If a population is exposed to an infectious disease at a given time and place, the nurse may calculate the attack rate, a specialized form of the incidence rate. Attack rates document the number of new cases of a disease in those exposed to the disease. A common example of the application of the attack rate is food poisoning; the denominator is the number of people exposed to a suspect food, and the numerator is the number of people who were exposed and became ill. The nurse can calculate and compare the attack rates of illness among those exposed to specific foods to identify the critical food sources or exposure variables.


A prevalence rate is the number of all cases of a specific disease or condition (e.g., deafness) in a population at a given point in time relative to the population at the same point in time.


Prevalence rate=Number of existing cases in population at a specified point in timePopulation at same specified point in time×k


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When prevalence rates describe the number of people with the disease at a specific point in time, they are sometimes called point prevalences. For this reason, cross-sectional studies frequently use them. Period prevalences represent the number of existing cases during a specified period or interval of time and include old cases and new cases that develop within the same period of time.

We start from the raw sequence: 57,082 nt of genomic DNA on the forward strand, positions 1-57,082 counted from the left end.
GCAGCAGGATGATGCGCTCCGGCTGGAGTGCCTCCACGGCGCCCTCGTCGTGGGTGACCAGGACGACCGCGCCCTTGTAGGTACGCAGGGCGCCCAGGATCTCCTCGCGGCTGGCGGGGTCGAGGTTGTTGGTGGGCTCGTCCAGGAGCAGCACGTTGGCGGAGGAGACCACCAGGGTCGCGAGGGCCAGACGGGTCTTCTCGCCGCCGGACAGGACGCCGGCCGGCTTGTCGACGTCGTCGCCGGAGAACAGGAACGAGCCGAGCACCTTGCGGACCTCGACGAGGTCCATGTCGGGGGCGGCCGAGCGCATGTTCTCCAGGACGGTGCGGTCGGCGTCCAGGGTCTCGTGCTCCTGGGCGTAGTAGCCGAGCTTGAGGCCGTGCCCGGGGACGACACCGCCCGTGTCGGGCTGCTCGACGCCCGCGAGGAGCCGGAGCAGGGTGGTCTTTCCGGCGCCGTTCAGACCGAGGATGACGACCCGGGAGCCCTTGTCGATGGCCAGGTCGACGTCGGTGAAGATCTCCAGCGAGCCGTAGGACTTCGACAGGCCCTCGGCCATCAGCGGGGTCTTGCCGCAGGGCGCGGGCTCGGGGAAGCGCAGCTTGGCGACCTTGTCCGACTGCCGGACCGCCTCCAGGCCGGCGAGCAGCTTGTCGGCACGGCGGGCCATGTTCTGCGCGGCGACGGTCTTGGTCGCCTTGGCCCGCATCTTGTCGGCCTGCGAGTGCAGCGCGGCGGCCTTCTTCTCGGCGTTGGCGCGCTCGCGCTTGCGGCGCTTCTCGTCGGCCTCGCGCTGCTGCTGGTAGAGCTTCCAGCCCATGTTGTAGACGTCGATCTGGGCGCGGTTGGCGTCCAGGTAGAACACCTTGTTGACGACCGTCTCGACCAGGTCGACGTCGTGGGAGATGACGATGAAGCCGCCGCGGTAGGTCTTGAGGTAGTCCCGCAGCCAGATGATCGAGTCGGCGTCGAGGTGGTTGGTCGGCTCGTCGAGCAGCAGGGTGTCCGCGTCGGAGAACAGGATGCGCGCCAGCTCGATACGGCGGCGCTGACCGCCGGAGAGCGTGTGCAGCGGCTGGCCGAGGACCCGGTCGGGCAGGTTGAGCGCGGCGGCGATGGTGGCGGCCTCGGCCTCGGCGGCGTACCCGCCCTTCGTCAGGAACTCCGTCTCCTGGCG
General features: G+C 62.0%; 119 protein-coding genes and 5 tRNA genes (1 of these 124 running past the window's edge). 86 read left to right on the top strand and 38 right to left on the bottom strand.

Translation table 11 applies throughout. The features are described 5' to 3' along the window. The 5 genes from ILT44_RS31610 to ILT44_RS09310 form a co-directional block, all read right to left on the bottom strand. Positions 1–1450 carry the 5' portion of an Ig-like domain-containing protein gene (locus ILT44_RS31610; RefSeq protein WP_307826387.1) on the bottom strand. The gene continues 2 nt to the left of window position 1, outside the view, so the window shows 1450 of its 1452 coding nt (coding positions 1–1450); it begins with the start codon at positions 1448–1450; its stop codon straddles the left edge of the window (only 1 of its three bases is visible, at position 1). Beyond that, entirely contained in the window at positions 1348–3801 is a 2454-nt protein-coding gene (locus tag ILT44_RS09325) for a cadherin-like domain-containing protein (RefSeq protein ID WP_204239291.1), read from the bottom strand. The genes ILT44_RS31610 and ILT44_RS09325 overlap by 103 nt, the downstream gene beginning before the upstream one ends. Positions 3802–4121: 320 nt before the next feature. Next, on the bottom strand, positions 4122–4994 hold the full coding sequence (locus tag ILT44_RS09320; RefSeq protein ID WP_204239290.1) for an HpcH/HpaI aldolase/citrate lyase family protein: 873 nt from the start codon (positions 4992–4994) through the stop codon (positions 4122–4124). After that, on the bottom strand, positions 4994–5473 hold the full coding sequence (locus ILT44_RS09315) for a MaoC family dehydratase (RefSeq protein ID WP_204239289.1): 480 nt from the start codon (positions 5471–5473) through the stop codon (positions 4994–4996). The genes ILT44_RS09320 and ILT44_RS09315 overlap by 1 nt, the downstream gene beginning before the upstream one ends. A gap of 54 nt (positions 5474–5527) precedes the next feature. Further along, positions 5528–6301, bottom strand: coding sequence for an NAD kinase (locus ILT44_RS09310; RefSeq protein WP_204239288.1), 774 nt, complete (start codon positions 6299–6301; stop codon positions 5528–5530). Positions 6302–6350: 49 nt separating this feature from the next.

The following factors influence prevalence rates: the number of people who experience a particular condition (i.e., incidence) and the duration of the condition. A nurse can derive the prevalence rate by multiplying incidence by duration (P = I × D). An increase in the incidence rate or the duration of a disease increases the prevalence rate of a disease. With the advent of life-prolonging therapies (e.g., insulin for treatment of type 1 diabetes mellitus), the prevalence of a disease may increase without a change in the incidence rate. Those who survive a chronic disease without cure remain in the “prevalence pot” (Figure 5-4). For conditions such as cataracts, surgical removal permits many people to recover and thereby move out of the prevalence pot. Although the incidence has not necessarily changed, the reduced duration of the disease lowers the prevalence rate of cataracts in the population.